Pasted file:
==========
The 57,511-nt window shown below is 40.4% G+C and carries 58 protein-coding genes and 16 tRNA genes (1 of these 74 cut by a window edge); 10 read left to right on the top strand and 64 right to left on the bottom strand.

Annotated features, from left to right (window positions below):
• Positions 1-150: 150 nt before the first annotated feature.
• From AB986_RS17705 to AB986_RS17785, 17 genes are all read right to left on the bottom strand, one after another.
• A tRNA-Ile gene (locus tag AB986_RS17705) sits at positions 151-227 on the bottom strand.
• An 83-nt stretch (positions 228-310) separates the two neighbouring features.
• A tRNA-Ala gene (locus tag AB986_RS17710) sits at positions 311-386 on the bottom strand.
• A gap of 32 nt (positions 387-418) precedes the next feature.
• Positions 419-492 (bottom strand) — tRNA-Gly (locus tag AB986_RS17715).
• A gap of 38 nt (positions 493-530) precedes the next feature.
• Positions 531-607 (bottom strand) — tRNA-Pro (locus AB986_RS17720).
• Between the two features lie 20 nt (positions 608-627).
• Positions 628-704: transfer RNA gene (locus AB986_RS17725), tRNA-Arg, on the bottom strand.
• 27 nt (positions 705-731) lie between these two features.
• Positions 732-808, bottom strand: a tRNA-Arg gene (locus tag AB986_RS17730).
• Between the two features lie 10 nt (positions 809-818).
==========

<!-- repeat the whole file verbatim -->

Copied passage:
The 57,511-nt window shown below is 40.4% G+C and carries 58 protein-coding genes and 16 tRNA genes (1 of these 74 cut by a window edge); 10 read left to right on the top strand and 64 right to left on the bottom strand.

Annotated features, from left to right (window positions below):
• Positions 1-150: 150 nt before the first annotated feature.
• From AB986_RS17705 to AB986_RS17785, 17 genes are all read right to left on the bottom strand, one after another.
• A tRNA-Ile gene (locus tag AB986_RS17705) sits at positions 151-227 on the bottom strand.
• An 83-nt stretch (positions 228-310) separates the two neighbouring features.
• A tRNA-Ala gene (locus tag AB986_RS17710) sits at positions 311-386 on the bottom strand.
• A gap of 32 nt (positions 387-418) precedes the next feature.
• Positions 419-492 (bottom strand) — tRNA-Gly (locus tag AB986_RS17715).
• A gap of 38 nt (positions 493-530) precedes the next feature.
• Positions 531-607 (bottom strand) — tRNA-Pro (locus AB986_RS17720).
• Between the two features lie 20 nt (positions 608-627).
• Positions 628-704: transfer RNA gene (locus AB986_RS17725), tRNA-Arg, on the bottom strand.
• 27 nt (positions 705-731) lie between these two features.
• Positions 732-808, bottom strand: a tRNA-Arg gene (locus tag AB986_RS17730).
• Between the two features lie 10 nt (positions 809-818).